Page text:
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Keith Strudler: Good Seats Still Available

So if you’ve watched any of the men’s or women’s NCAA Tournament this past week, you probably noticed a couple of things. First, a lot of upsets, particularly in the men’s side. I know this because Oral Roberts managed to beat my Florida Gators in a game that will be the subject of years of therapy sessions. Second, you probably noticed a lot of open seats. Like thousands of them. These NCAA tournaments, like most sports you’ve seen recently, are held in something of a semi-bubble in Indianapolis and San Antonio. Which means that teams play in one of a small number of courts and then go back to their hotel room to wait until the next game, assuming there is one.

It also means that only a small number of fans get to actually watch the games in person. That’s somewhere around 17% capacity for women’s games, and 25% for the men. Which means that in an arena that seats 20,000, you’d get around 5,000. Which is fine for a pre-season game on campus, but less exciting for the Madness of March. Add to that no bands, and you’ve got the feel of an Atlanta Hawks game in the mid 90’s. It also means that no Cinderella can rally the fans as they push for an upset – although to be fair, it didn’t seem to bother Oral Roberts. It also means players might lose the sense of the moment, something nearly impossible to do over the din of a filled stadium but much easier to accomplish when you can clearly hear a couple in the stands talking about where they’re going to go for dinner. Maybe that’s part of why we’ve seen so many upsets; it’s easy to forget what a big deal it is. Or maybe it’s because Illinois just isn’t that good. Either way, this NCAA Tournament feels, well, different, as would be expected.

That said, this would be a good primer for anyone planning to participate in the Tokyo Olympics this summer. Games organizers have recently announced that no foreign fans would be allow to attend, which means that everyone from Australia or China or the US that wanted to see some Olympic greatness will have to do so from the comfort of their own couch in their own country. It also means that good seats may still be available for the 5th place volleyball match, or probably the lion’s share of track and cycling, especially since the majority of Japanese residents don’t want it there anyway – at least not this summer. Which means it may be especially still right before the start of the 100-meter dash. And during the entire rest of the race.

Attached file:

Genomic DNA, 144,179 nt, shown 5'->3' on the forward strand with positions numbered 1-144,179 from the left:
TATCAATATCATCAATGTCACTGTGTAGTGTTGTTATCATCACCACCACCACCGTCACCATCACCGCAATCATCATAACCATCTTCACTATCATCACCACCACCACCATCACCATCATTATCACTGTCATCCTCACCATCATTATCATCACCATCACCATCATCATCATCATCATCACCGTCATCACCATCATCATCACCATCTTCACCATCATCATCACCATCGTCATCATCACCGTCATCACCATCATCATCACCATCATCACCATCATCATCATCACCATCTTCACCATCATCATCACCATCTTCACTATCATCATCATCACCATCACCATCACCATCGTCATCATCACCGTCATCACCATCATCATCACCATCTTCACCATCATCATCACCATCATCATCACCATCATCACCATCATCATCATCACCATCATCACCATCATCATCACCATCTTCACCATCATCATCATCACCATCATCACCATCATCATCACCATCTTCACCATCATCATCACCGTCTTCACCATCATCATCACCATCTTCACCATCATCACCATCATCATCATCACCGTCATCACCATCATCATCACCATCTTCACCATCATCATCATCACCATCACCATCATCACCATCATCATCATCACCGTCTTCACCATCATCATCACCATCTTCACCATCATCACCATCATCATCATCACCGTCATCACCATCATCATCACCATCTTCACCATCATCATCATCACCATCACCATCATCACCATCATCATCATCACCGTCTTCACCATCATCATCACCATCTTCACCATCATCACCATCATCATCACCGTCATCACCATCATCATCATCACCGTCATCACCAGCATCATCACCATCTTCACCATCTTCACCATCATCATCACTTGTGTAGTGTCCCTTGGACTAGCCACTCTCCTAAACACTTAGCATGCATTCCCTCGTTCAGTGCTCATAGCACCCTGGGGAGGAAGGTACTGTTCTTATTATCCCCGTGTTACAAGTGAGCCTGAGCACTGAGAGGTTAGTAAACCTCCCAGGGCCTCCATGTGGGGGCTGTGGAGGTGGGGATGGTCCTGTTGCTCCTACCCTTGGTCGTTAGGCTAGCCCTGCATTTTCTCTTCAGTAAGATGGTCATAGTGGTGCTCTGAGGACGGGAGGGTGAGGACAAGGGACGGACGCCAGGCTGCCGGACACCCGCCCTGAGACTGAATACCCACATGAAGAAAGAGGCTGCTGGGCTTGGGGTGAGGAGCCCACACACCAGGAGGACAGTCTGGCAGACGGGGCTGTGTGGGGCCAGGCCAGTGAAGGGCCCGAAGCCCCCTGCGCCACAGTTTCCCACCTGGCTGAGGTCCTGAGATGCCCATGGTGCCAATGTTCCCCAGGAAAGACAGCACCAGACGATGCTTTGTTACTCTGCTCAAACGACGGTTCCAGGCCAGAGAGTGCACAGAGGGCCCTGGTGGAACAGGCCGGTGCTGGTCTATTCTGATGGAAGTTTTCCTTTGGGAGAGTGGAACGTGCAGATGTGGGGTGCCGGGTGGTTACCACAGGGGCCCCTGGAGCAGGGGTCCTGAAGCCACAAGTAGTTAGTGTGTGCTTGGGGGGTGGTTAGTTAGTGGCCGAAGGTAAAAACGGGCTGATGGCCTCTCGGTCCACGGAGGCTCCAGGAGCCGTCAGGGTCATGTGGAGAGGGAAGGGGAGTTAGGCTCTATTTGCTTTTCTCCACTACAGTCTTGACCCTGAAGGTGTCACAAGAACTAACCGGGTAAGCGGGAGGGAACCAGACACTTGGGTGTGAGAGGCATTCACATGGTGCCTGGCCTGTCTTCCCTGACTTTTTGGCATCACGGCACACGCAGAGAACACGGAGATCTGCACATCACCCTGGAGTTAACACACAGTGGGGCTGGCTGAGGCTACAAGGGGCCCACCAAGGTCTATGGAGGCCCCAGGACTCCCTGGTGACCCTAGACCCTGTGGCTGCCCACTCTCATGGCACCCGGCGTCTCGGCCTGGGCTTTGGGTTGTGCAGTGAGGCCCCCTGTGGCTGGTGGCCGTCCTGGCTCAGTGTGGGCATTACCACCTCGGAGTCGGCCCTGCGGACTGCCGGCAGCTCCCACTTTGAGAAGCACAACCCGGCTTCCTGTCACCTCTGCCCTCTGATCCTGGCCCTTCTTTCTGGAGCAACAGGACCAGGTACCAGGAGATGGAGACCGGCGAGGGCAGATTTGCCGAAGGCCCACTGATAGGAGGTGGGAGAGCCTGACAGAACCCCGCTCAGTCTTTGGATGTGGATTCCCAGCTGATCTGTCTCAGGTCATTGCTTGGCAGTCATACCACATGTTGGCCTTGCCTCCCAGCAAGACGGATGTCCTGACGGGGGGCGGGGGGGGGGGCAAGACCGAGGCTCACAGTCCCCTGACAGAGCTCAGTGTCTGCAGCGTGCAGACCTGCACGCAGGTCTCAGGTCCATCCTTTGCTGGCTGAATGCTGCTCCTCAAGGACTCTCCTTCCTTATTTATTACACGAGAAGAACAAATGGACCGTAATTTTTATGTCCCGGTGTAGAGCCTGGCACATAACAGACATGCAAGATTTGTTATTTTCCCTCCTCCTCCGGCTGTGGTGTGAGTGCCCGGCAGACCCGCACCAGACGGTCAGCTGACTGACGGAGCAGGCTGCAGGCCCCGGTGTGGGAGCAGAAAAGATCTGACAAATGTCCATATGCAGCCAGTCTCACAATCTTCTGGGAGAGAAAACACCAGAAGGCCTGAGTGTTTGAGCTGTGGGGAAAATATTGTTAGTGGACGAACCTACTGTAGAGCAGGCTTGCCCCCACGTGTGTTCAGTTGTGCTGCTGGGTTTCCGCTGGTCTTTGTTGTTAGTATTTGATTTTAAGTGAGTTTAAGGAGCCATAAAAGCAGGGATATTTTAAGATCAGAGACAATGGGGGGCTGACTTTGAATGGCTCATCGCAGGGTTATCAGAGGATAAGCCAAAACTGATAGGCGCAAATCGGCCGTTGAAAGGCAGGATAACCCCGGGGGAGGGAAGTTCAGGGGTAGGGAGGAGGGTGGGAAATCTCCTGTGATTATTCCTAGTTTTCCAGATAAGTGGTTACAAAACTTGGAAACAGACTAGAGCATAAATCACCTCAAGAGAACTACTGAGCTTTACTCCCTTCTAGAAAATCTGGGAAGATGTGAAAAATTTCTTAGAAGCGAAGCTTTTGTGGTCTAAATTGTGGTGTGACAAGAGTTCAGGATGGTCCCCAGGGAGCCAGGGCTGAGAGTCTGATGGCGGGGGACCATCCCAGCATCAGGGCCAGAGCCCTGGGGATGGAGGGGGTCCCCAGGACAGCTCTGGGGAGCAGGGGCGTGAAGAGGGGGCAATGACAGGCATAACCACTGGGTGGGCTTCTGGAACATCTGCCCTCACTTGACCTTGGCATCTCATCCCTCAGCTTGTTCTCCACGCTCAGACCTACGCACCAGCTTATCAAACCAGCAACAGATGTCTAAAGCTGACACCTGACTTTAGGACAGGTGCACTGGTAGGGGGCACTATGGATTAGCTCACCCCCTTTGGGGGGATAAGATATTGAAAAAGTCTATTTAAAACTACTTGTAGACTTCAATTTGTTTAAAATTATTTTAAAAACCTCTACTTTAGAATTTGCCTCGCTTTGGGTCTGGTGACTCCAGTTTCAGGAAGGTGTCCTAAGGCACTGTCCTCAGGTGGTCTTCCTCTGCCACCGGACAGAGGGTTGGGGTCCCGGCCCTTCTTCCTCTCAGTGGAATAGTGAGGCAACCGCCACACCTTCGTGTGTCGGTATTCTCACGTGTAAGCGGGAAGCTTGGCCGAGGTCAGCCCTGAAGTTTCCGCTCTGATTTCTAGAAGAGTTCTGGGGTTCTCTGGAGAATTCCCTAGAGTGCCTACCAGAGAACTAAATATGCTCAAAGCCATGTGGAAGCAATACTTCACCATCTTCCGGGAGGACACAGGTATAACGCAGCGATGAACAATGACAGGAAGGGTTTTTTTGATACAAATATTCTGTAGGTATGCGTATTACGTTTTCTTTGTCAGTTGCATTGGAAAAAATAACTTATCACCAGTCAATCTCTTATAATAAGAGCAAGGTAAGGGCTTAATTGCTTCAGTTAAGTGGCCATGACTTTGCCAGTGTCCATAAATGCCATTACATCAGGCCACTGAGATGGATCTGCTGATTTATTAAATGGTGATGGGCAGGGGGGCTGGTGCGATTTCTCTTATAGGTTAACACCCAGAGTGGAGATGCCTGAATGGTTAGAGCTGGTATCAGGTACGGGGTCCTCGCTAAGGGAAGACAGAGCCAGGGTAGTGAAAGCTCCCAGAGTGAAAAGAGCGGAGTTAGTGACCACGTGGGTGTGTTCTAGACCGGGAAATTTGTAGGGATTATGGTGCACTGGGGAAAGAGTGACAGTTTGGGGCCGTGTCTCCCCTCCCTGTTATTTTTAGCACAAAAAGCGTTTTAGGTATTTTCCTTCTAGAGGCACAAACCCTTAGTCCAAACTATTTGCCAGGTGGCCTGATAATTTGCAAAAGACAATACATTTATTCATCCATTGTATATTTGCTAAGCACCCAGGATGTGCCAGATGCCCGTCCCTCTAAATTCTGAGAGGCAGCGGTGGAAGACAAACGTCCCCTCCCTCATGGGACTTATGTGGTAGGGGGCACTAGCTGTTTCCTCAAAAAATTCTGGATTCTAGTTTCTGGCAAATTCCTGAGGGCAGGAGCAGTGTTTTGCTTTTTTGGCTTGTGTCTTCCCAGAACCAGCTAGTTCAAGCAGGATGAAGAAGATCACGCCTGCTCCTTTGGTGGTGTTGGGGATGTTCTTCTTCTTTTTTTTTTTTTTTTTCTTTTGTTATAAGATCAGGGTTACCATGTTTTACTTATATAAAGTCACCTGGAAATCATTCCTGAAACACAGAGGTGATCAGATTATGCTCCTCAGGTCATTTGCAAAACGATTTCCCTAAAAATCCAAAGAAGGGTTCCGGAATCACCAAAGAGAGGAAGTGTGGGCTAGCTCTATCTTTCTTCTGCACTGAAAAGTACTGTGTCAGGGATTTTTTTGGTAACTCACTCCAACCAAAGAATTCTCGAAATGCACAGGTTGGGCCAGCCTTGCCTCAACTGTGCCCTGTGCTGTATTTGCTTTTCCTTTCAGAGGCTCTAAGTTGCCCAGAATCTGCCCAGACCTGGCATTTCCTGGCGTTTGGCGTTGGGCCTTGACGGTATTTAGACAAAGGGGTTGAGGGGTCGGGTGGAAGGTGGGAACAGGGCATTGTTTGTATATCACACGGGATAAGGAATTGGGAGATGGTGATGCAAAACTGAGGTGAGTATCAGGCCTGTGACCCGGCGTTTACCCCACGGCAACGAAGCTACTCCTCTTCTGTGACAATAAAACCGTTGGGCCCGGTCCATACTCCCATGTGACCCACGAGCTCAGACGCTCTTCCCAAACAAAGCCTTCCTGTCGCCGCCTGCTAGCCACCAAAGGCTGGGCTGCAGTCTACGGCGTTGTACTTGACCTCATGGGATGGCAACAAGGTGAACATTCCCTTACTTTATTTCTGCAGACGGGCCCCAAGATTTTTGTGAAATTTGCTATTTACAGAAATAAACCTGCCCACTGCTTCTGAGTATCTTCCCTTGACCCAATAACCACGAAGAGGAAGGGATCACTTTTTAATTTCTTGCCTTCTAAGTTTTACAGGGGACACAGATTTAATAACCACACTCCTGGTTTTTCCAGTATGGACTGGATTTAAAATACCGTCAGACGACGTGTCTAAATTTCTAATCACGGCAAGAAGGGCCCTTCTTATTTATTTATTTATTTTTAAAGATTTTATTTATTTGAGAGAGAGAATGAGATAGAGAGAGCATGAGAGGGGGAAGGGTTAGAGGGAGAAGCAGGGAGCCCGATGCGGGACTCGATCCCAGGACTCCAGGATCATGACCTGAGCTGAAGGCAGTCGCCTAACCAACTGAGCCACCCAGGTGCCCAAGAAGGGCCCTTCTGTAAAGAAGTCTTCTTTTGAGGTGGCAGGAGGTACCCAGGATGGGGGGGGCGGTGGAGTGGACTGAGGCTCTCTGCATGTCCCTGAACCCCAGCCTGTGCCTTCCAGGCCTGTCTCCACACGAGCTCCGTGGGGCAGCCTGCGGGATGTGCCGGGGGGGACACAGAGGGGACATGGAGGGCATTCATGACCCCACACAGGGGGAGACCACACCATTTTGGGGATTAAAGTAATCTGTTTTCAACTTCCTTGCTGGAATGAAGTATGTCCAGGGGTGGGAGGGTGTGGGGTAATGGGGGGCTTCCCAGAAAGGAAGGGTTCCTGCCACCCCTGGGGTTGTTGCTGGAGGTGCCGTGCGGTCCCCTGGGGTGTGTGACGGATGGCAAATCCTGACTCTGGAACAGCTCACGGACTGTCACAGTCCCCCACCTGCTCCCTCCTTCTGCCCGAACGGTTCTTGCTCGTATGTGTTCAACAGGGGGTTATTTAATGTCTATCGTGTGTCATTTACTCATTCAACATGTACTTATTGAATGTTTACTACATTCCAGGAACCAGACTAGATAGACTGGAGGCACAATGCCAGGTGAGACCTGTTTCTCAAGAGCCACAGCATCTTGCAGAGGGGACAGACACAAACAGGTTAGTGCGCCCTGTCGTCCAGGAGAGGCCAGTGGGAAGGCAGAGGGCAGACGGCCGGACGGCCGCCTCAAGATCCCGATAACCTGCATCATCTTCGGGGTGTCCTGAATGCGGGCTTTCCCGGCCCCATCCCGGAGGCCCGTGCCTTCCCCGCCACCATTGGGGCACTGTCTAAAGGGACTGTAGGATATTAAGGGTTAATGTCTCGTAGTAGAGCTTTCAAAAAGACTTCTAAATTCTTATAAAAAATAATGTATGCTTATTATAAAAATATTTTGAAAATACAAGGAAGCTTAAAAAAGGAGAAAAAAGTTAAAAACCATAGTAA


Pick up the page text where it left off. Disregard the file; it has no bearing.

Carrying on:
This, obviously, has been the story of sports and Covid, when they’ve played at least. Outside of, say, Texas, most every professional and elite amateur team has played in a nearly empty house, which has ramifications for pretty much every part of its operation, from economics to how teams play. It’s a lot different shooting a last second game winning free throw in relative silence than in something akin to a rock concert. So for all the accomplishment of being able to contest sporting events through the pandemic – and I know not everyone things we should – it’s also true that this plan can’t last forever. There’s no way that professional or major college sports can go too much longer playing in front of cardboard cutouts and mannequins. Even if we kind of get used to it, for a lot of these sports, gate revenue is a big, big deal.

Which is why we’re going to start seeing more of what the Miami Heat just announced – sections 117 and 118 will be for vaccinated only. Those seats will only go to card carrying vaccinated folks – which for the record, a lot of us can’t be even though we desperately want to. They’ll have a separate entrance and only one seat in-between each other – heck, as close to 2019 as we’ve been in a long time. That seems like the next cautious step towards normal. And realize, even with that, the Heat will only generate a fraction of the good old days.

But that’s the plan, as far as anyone can tell. Get everyone vaccinated, hope it works, and fill up the stands. If you work in sports, that can’t happen fast enough, assuming you want to remain in sports. Whether people are ready to go, that’s another question. But it may be the only thing that makes the Tournament feel truly mad once again.

Keith Strudler is the director of the School of Communication and Media at Montclair State University. You can follow him on twitter at @KeithStrudler

The views expressed by commentators are solely those of the authors. They do not necessarily reflect the views of this station or its management.

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